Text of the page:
Science for Brazil (Reino Unido)

Scientist puts venture capitalists under microscope

Publicado em 07 dezembro 2017

Private Equity Bay (Pebay): It’s normal for scientific research and business to inhabit parallel but quite distinct worlds, with investors only showing much interest in innovators once they’ve developed marketable products.

Many a would-be scientist entrepreneur has waited nervously for a venture capitalist to “run the slide rule” over his or her ideas. But now a group of scientists has turned the tables, putting Brazil’s venture capitalists themselves under the microscope to measure their efficiency.

They’ve devised a means of evaluating private equity and venture capital funds — those financial firms that fund research innovation in the hopes of making huge profits. They’ve also designed software to help assess how good fund managers really are at picking winners from the welter of new ideas brought to them.

Although Brazil has by far the largest and most innovative market for new companies and their private financing in Latin America, it lags decades behind California’s Silicon Valley in terms of sophisticated financial infrastructure. Despite an average growth rate of 23% a year and unlisted investments now exceeding R$109.4 billion, more can be found out about Brazil’s own venture capital industry and its targets through US monitoring organisations such as TechCrunch,  or CrunchBase, than from domestic sources.

Secretive by nature, the private equity industry tends to shield itself from the transparency and scrutiny typical of stock markets. And while the few start-ups making it all the way to stock market flotation are trumpeted, less is heard about the many failures that beset a turbulent market such as Brazil, where “success stories” tend to be limited to financial technology and consumer IT, such as Easy Taxi, the Uber-like ride hailing service.

This is where São Paulo-based Private Equity Bay (Pebay) comes in. “I realized that this market, which also includes venture capital and real estate, among other segments, required an online platform that aggregates and tracks information on funds, asset managers and companies from the participant’s viewpoint,” says Leonardo de Lima Ribeiro, founder and CEO da Private Equity Bay (Pebay), the firm he set up specifically to fill this information gap.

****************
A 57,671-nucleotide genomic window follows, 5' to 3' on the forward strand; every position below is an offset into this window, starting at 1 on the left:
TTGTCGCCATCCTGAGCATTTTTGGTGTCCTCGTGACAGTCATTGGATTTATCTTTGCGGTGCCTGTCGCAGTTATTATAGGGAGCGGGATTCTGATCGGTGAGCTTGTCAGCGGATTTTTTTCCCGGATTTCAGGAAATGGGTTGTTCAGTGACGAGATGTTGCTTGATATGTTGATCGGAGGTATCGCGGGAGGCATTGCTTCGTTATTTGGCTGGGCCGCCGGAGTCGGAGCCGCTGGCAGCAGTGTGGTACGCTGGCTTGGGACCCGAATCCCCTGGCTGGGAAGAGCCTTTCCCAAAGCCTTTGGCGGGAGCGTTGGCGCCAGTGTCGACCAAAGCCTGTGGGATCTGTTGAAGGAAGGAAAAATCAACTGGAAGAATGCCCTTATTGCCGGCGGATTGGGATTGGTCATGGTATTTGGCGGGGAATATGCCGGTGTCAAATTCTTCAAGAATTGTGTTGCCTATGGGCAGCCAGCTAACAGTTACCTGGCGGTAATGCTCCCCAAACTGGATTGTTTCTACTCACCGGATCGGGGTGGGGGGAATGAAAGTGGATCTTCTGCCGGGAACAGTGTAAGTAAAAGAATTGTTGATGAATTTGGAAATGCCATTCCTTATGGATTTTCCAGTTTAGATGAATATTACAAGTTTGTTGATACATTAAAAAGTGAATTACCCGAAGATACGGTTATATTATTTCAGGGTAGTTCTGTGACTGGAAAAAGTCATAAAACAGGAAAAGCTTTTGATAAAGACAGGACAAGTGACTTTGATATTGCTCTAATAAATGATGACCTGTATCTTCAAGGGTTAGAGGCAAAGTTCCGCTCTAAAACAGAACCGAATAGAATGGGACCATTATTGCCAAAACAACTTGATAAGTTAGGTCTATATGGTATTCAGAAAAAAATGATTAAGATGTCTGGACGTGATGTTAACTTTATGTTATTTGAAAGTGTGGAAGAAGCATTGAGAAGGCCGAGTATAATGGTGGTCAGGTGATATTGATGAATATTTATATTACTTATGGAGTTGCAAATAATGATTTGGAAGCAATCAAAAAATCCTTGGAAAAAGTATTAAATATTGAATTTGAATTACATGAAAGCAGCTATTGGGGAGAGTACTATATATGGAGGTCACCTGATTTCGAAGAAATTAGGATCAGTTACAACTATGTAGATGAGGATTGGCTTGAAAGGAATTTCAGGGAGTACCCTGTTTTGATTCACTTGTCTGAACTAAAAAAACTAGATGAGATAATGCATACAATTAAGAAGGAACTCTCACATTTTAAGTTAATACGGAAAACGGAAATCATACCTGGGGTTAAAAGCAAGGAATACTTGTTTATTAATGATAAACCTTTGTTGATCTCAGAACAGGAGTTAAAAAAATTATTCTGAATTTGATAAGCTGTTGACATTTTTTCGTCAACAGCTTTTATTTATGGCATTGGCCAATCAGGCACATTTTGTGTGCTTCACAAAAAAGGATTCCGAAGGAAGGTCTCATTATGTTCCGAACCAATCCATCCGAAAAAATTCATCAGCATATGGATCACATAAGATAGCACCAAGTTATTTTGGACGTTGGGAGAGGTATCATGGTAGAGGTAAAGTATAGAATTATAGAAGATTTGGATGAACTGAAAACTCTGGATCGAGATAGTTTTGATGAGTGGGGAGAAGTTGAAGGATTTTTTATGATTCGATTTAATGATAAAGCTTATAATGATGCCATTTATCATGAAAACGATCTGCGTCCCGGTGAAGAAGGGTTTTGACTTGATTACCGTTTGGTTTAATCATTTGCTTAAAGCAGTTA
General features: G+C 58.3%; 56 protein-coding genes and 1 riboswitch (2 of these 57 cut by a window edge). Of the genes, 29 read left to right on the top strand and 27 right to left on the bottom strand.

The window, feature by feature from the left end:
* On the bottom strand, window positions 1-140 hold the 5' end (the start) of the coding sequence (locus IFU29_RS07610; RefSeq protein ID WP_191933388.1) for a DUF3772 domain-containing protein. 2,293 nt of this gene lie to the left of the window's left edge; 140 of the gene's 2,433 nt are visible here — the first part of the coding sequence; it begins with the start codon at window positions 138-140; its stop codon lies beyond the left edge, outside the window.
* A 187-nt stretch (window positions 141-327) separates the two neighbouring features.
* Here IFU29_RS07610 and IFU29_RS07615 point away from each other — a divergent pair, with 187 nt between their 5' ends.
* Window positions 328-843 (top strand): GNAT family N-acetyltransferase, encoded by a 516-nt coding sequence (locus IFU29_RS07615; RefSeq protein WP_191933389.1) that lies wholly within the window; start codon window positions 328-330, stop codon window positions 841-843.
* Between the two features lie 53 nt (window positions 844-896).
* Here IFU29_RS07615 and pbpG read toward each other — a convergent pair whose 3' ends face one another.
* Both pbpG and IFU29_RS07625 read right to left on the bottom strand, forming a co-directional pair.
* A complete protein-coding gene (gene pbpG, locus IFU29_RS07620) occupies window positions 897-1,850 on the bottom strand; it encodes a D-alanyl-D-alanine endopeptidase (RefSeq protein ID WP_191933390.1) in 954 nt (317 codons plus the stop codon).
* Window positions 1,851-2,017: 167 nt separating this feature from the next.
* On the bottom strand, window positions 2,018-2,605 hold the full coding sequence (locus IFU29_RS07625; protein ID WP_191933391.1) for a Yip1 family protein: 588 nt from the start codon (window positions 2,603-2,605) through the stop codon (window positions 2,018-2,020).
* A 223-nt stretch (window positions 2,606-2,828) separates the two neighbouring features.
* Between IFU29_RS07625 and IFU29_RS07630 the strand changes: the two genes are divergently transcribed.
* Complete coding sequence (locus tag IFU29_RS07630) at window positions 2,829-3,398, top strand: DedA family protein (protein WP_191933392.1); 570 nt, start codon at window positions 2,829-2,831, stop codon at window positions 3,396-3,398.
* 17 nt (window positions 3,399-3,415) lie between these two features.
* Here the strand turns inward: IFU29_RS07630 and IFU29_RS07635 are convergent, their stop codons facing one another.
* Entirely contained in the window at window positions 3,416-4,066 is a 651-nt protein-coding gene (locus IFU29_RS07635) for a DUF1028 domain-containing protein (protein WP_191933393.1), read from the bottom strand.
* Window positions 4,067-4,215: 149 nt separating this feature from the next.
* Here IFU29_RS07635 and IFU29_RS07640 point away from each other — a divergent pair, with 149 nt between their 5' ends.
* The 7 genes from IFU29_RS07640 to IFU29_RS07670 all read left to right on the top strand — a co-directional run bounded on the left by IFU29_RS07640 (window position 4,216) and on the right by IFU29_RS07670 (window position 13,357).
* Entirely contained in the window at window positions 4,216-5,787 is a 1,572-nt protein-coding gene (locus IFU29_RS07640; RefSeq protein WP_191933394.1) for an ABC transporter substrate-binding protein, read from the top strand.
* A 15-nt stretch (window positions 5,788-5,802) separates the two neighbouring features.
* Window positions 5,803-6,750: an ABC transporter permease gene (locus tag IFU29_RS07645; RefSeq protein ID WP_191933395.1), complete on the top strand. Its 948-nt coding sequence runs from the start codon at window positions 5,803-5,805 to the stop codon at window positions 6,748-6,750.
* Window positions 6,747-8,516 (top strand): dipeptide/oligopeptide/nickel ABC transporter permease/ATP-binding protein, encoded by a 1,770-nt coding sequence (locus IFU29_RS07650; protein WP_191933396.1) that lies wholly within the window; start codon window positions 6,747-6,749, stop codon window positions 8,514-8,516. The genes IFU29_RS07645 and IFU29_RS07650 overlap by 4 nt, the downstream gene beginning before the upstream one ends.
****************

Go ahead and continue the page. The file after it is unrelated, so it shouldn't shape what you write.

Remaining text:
The platform developed by Pebay offers financial performance metrics and analysis regarding funds and deals in Brazil, enabling subscribers to use this information to help make important investment decisions.

For example, the system provides information on cash flow, risk and return rates, management, and investors’ moves, all based on audited reports, among other kinds of decision-support data. In the case of fund managers, the platform even gleans information from LinkedIn. The site offers users a market database, portfolio analysis, benchmarking

“In addition to the cutting-edge technology we use, all the information we provide is curated, treated and analysed by specialists, since our clients make high-value, high-impact decisions. New information is added to the platform every single day,” Ribeiro says.

Pebay reflects the long-delayed moves toward some financial transparency in Brazil’s often illiquid capital markets, heralded by new rules from the market regulator CVM (Commissão de Valores Mobiliários). As of this year, instructions 578 and 579 require all investment firms — including private equity funds — to book their holdings at fair value.

Pebay might sound like a tool purely for financial markets and it is. Yet it was created with public sector funding, using tax revenues. Leonardo de Lima Ribeiro, himself an MBA and experienced manager of venture capital funds who worked at at Getúlio Vargas Foundation’s Private Equity Research Center (CEPE-FGV), set up Pebay in 2013. He received support from the PIPE/PAPPE Grant Program, the result of an agreement between FAPESP and the Brazilian Innovation Agency (FINEP) to help firms bring innovative initiatives to market.

After all, Pebay provides a much needed transparency for Brazil’s often-opaque markets. And it’s just a small part of the infrastructure necessary to complete the financial “magic circle” typical of a modern, high-tech economy. Here, public funds derived from taxation are used to seed risk investments in scientific innovation that later on attract private risk capital and later still generate taxes, employment and even greater wealth through market flotation or trade sales.

“I found that many investors and managers operated in this market without proper information and decided to create a platform to offer this intelligence to the market. Pebay was born from the experience – and risk – of investing without a reliable independent source of information on funds and managers,” Ribeiro recalls.

To find out more about this you can read an article by Brazilian journalist Claudia Izique by clicking here.